What is remarkable is also her ability to work across Tamil, Malayalam, Kannada, Telugu and Hindi film industries. She says she likes the change of atmosphere. “There’s a cultural difference. But I don’t feel anything vastly different, because I’m from Bangalore where all languages were always spoken at my home comfortably. Language is certainly not something I think of too much when it comes to work.”
When she’s not working, which is rare, she is living, writing, singing, or visiting her parents in Bengaluru. Her grandfathers (maternal and paternal) came to the city when they were young, so her parents, both from Kerala, were born in Bengaluru and lived all their lives there. “So, we are more fluent in Tamil and Kannada,” she says, “which is what I was familiar with while growing up. I saw more of Kerala only after I started acting in Malayalam films. But somehow no one accepts that. They still ask if they should book my flight from Kerala.”
There is equal confusion about her last name, Menen. “It was the norm in Bangalore for all of us to have initials,” she says. “I had my parents’ initials before my name which became complicated for my passport. So, I found an alternative last name that would match with the numerology my parents had kept in mind while naming me. I didn’t want to change that, and Menen went perfectly with it. I naively thought it sounded neutral, I didn’t foresee that people would just assume it was Menon.”
“I choose scripts for a hundred different reasons. It’s not a very serious or intense process for me. I go with my instinct. And if it feels like I will enjoy doing this right now, I do it. It could be for a variety of different reasons—the people, locations, the character, the way I feel at that time. Sometimes I want to be challenged, sometimes I want to do something easy,” says Nithya Menen, actor
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Fiercely private about her life, how does she stay sane with the level of stardom and the scrutiny it brings, including relationship rumours and fake news—she was recently misquoted as saying a Tamil director had harassed her. “I don’t always stay sane,” she says. “I really do not like attention. I like to be left alone. It’s one of the downsides of my work, according to me, something I have to manage and deal with. You are not always in a position to be presentable and smiling. But no one usually understands that.”
In the past, she has criticised industry standards that question weight gain and don’t understand that it could be because of ill health. She has not let vanity affect her choices, playing a pregnant woman in Anjali Menon’s delightful Wonder Women (2022), or playing a headstrong but homely wife in Mersal (2017). As her friend and sometime co-star Kani Kusruti says: “She is one of my favourite actors currently. I like to watch her on screen because she never plays safe. She always performs and she has great energy to work with.”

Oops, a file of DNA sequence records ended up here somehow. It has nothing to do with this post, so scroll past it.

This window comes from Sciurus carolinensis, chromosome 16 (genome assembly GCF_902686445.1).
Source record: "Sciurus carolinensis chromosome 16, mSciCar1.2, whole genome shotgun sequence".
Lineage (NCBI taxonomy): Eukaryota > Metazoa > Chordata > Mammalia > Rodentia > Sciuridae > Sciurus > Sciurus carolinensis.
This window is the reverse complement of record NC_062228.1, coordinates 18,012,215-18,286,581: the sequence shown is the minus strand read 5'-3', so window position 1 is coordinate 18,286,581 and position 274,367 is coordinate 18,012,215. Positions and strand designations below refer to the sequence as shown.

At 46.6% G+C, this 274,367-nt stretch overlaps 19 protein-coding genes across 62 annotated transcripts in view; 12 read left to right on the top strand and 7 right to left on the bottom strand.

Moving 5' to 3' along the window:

Oddly she didn’t want to be an actor. After graduating from Mount Carmel College in Bengaluru, she had dreams of becoming a journalist. Even after her first few films, in Kannada and Malayalam, such as Josh (2009), Kerala Café (2009), Anwar (2010) and Apoorvaragam (2010), she was not sure she wanted to be an actor. “I was looking for a lead for Ala Modalaindi,” says Reddy. “And I remember her dad telling me he was not sure she wanted to act. I asked if I could talk to her once and have her listen to the story. I had a conversation with her and she was interested. She came to Hyderabad.” And that was that. The Telugu industry embraced her and Tamil movies followed soon.
So, is she happy with her achievements? “I don’t know. Life has definitely gone its way and taken me with it. I guess sometimes I regret not having followed my own passions or interests.”
But then the movies would have been denied what Santosh Sivan calls a “natural-born actor”. She is able to portray diverse roles with authenticity, he says, added to which is her easy-going nature. “She is also very bright and asks very interesting questions,” says Sivan, who directed her in the multi-starrer epic Urumi (2011).
She has always been her own creature, sure of how she wants to do things, whether it is her work or the way she lives her life. She is no nonsense, speaks her mind, and doesn’t believe in hierarchies. “You give respect, you get respect, there is no hidden agenda,” says Reddy. And she has remained the same for more than a decade, a remarkable quality in an industry that often hardens and coarsens even the best.